Another problem peculiar to this new field of ion exchange foams which the present products greatly contribute in solving is resistance to hydrolysis by alkali and acid which the products of this invention exhibit to a much greater degree than poly(ester-urethane) foams. This, of course, becomes very important in the regeneration of the spent ion exchange sponges. Yet, another advantageous aspect of the products of this invention is their greater rate of exchange by virtue of their hydrophilicity which much exceeds that of ion exchange foams made with polyesters. Actually, this combination of hydrophilicity and resistance to hydrolysis in base or alkali is surprising since it would be expected that resistance to hydrolysis would tend to increase with increasing hydrophobicity. A further advantage is that the products of this invent-ion exhibit a greater stability to moist heat than products prepared with po1y(ester-urethane) matrixes. This stability is especially valuable in pharmaceutical, medical, biological, and similar applications, wherever it is necessary to sterilize the ion exchange foam products of this invention.

In combination with these valuable aspects, the ion exchange cellular products of this invention provide a solidified continuous form of ion exchange material with .a wide range of mechanical properties including flexibility adapting the material to dynamic ion exchange applications, as well as the conventional static ion exchange applications. The ability to flex the product repeatedly adds a new factor to favor the achievement of efficient ion exchange and effective regeneration. The products of this invention are further characterized by a low density up to but not exceeding 20 pounds per cubic foot. The products may be of the open-cell or interconnecting flexible type. In using the flexible types, they may be disposed in a body of the liquid from which ions are to be removed, which body may be stationary (in which event the ion exchange article is desirably moved with respect to the body of liquid to provide the best contact between the ion exchange resin and the ions in the liquid with which contact would otherwise depend to a great extent on diffusion), but is preferably a moving stream passing continuously, and possibly repeatedly by recycling, through the article. The flexible products can be used in yet another manner which involves alternate compressing and releasing of the compression of the product while it is disposed in a body of the liquid, which may be stationary or moving. Also, the products of this invention may be employed in non-aqueous media where similar advantage may be taken from their flexibility and porosity combined with their ion exchange properties.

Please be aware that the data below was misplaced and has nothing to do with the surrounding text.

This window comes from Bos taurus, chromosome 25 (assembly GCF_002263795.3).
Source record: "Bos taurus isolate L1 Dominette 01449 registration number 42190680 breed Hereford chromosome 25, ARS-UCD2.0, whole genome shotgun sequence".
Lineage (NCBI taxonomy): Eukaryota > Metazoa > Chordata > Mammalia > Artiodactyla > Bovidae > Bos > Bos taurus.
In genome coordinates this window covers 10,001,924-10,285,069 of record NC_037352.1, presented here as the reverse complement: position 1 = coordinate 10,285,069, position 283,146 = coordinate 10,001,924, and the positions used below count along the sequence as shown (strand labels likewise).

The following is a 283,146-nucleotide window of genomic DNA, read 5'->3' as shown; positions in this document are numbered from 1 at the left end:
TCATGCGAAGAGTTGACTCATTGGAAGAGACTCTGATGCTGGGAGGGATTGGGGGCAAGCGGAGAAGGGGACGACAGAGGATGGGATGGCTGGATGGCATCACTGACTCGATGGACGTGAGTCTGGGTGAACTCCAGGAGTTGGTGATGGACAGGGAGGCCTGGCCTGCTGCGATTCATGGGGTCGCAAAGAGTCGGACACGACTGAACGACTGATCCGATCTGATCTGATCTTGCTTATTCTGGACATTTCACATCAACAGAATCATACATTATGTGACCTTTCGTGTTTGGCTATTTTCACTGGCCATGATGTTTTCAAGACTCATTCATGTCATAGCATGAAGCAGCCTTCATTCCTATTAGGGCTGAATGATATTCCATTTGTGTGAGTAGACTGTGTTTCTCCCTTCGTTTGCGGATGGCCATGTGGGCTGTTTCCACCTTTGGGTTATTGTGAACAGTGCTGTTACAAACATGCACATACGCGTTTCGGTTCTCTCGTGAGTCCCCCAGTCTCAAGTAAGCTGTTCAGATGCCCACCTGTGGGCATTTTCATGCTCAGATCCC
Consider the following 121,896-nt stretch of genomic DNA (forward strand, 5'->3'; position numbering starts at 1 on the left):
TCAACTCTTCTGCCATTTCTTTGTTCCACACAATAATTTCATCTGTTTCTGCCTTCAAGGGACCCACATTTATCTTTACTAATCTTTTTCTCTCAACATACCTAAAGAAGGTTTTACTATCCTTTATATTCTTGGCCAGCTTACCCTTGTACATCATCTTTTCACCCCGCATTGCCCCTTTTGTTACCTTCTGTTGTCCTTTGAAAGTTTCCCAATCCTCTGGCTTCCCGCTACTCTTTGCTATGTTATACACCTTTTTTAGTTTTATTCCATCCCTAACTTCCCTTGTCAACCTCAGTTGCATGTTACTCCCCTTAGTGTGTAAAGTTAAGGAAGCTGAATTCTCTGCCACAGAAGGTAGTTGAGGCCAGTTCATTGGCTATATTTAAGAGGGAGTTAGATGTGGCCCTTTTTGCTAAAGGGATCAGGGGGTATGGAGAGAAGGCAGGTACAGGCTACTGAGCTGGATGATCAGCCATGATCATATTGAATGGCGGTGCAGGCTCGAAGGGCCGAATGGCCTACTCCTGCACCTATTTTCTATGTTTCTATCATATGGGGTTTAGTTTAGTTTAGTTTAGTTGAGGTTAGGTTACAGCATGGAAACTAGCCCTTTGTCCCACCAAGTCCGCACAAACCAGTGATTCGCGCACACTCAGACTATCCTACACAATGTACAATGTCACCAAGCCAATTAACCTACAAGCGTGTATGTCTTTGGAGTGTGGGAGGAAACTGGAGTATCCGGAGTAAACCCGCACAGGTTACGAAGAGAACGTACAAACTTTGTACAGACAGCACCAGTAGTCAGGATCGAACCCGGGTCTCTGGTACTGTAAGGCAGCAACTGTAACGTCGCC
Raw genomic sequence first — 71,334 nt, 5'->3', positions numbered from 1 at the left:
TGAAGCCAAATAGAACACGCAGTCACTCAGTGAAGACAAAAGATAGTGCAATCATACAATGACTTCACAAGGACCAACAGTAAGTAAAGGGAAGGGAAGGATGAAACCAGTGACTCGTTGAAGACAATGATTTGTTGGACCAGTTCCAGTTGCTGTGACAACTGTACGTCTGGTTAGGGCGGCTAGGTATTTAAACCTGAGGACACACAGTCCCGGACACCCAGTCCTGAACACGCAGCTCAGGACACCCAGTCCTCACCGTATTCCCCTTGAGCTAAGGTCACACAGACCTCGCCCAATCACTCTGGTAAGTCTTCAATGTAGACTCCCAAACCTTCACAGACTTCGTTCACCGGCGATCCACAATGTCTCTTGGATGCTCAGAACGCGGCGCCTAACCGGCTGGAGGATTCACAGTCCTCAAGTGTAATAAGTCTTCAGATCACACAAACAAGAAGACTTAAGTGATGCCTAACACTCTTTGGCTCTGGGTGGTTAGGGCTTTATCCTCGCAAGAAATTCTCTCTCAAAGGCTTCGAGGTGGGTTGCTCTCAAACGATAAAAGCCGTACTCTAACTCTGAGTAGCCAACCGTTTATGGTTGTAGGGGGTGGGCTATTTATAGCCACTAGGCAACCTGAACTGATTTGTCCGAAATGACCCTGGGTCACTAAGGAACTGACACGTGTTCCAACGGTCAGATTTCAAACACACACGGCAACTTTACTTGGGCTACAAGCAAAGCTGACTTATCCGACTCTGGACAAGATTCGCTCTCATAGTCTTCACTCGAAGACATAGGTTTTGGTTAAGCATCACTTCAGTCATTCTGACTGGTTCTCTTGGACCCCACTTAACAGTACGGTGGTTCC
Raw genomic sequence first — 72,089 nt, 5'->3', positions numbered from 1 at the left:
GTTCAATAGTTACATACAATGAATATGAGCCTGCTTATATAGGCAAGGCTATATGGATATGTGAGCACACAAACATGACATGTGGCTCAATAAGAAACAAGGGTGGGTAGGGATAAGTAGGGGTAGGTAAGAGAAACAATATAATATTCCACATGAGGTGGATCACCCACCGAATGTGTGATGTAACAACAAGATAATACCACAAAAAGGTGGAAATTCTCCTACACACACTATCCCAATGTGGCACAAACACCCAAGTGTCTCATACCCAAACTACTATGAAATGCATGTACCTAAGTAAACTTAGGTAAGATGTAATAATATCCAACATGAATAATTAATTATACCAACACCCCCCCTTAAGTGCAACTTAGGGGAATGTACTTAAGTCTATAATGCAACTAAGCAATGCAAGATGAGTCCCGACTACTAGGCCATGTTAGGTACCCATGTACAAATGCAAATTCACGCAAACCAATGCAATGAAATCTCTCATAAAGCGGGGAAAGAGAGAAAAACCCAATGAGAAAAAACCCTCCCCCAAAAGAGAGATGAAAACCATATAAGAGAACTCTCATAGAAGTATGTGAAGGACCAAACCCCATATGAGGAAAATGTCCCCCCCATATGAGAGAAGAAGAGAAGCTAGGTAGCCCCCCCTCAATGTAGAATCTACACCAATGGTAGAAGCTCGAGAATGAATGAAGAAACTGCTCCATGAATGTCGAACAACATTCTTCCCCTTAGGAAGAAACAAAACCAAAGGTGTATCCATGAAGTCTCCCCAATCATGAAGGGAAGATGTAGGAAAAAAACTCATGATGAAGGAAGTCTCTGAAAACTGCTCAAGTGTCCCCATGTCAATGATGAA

The polyesters which are so remarkably suited for forming the matrix of the products of this invention are polyoxyalkylene glycol polymers. The polyoxyalkylene glycols used in this invention have hydroxyl polyfunctionality. Their minimum number of hydroxyl groups is 2; preferably the upper range does not exceed 6. Polyoxyalkylene glycols of a functionality of 3 to 4, and especially of 4, form a desirable group because of their high order of reactivity in forming a suitable matrix for the products of this invention. Blends of different polyoxyalkylene glycols of the same or different functionality may be prepared to suit the individual requirements by adjustments to the respective proportions of the polyoxyalkylene glycols. Alternatively, the polyoxyalkylene glycols of the desired functionality may be prepared by selection of the suitable reactants. Accordingly, there may be employed for forming the polymeric matrix of intercommunicating or open cells of the instant products any polyoxyalkylene glycol of a functionality in the range of 2 to 6, or higher,

which is reactable with organic polyisocyanate, water, and,

if necessary, a suitable catalyst, and which upon timely incorporation of the ion exchange resins, forms the products of this invention.

Suitable polyethers for use in forming the matrix of the instant products are known. In a general manner, they are obtainable from the reaction of alkylene oxides and a material containing at least two reactive hydrogen atoms which initiate the polymerization of the alkylene oxide. Since the reactive hydrogen-containing compound constitutes only a small proportion of the high molecular weight polyoxyalkylene compounds, it does not ordinarily have any influence on the properties thereof. Accordingly, the particular active hydrogen-containing compound employed in preparing the polyoxyalkylene compounds for use in this invention is not critical, providing it furnishes at least two reactive hydrogen atoms and generally suitable polyoxyalkylene compounds are obtainable regardless of the particular hydrogen-containing compound employed in the preparation of the polyoxyalkylene polymer.